First published in the Financial Times on 8th October 2013.
The trick is to decide which counsel is worth heeding and which is not
I can never decide if the business advice industry is actually useful or packed with purveyors of overpriced claptrap. Part of my dilemma is that through articles such as this and my books and speeches, I am a very small part of the circus. Moreover, I am constantly paying for guidance from all sorts of experts – lawyers, accountants, IT specialists, insurance, property and suchlike. So surely I must believe in its value . . .
Of course its worth depends greatly on who is dishing out the words of wisdom. Decisive counsel from a brilliant mind is to be prized. But all too often, one would do better to follow JRR Tolkien’s words from The Hobbit: “Go not to the elves for advice, for they will say both yes and no.”
Top of the advice industry heap are the grand management consultants, working with powerful strategy firms such as McKinsey, Bain and the Boston Consulting Group. Many big corporations pay such organisations large fees to make recommendations about what to do. For years they were untouchable – well-networked and immensely powerful. But the façade has started to crack. A number of books have been written in recent years criticising the practices of the profession, such as Walter Kiechel’s The Lords of Strategy and, more recently, The Firm: The Story of McKinsey and Its Secret Influence on American Business by Duff McDonald.
I do not buy the conspiracy theories about the damage the big strategy houses have caused their clients. But it seems that trust in their insights has faded since the credit crunch and scandals such as the insider trading case involving Rajat Gupta, the former global managing partner of McKinsey, have to a degree impaired reputations.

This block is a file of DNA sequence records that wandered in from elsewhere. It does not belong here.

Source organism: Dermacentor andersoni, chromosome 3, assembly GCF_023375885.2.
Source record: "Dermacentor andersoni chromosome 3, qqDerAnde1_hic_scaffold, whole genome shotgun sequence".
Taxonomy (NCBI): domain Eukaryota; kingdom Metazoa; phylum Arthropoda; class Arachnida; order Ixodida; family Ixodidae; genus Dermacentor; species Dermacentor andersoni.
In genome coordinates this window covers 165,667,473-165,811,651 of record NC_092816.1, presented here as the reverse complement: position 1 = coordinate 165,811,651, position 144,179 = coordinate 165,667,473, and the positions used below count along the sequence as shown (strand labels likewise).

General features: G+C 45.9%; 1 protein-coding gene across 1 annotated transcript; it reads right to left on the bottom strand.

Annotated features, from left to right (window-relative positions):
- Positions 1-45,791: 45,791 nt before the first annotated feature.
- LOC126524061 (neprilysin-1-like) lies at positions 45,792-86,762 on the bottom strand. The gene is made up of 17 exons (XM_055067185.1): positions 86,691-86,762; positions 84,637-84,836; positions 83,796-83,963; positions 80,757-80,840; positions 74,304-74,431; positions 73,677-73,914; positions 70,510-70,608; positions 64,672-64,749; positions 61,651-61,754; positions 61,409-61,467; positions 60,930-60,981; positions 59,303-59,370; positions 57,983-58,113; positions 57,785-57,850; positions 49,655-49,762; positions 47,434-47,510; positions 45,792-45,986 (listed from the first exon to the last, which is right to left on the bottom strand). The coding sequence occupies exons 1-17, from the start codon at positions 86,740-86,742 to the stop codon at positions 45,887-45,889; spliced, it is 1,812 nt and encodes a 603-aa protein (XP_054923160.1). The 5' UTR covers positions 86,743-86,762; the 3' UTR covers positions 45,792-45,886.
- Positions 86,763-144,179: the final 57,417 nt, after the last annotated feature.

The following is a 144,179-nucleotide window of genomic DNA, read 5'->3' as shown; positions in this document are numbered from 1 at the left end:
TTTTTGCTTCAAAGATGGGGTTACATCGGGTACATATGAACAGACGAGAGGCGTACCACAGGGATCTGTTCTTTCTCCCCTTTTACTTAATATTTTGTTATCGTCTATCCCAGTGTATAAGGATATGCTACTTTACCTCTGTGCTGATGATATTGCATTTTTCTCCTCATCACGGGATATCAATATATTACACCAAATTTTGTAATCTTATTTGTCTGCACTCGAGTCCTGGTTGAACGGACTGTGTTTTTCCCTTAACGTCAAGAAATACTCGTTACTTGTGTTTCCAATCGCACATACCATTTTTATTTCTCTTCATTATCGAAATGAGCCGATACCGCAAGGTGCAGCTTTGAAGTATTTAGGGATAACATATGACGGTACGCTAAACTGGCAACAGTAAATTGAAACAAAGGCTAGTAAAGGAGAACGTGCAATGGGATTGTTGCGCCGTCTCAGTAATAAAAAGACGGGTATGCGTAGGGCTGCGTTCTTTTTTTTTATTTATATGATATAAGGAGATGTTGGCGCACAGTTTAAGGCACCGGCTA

Next in the pecking order come the large accounting and legal firms. Between them, the giants of the professions make billions of dollars in fees, which seem to increase remorselessly. The various companies with which I am involved must spend more than £1m every year on anything from conveyancing to auditing to compliance. I suppose it is the price capitalists pay for the rule of law, good title to assets, relatively free markets and a supply of accurate financial information. But it often feels an expensive burden on entrepreneurship.
Then there are endless conferences, forums, symposiums and seminars promising any amount of coaching and knowledge. These get-togethers must be multiplying with the recovery given the proliferation of invitations I have received this year. High-quality events can be instructive – even inspirational – and an opportunity to connect with customers, suppliers and possible recruits. But they can also be a great drain on time, and plain boring. I have learnt to be selective about which meetings I attend. Occasionally I learn things; more often the benefit lies in serendipitous encounters.
Books are an underrated source of advice. They are incredibly cheap really: for example, you can buy a dozen legal texts for the price of an hour with a top lawyer. Meanwhile the review system on Amazon and the mass media means you can in effect inspect a title before you buy. But books require personal effort, and of course they tend to be general and not bespoke to your particular challenge. Hence many like the comfort blanket of paid hands scrutinising the issue, and giving it their stamp of approval.
Well-chosen non-executive directors and retained industry veterans should be an excellent source of sound judgment and sagacity. They will have more of a stake in the outcome, unlike advisers simply working for a fee on a discrete task. Of course, persuading assertive founders to take notice is never easy – so many follow GK Chesterton’s dictum: “I owe my success to having carefully listened to the very best advice, and then going away and doing the exact opposite.”
And then there is the internet – and the rise of user-compiled sites such as Wikipedia and Quora. The web has the advantage of being free, always accessible and instant. It is not personal and is frequently unreliable, but for straightforward factual enquiries, rather than thoughtful opinion, it is probably the best place to start. Unfortunately contradictory views online are common. That is when you need advice about which advice to take!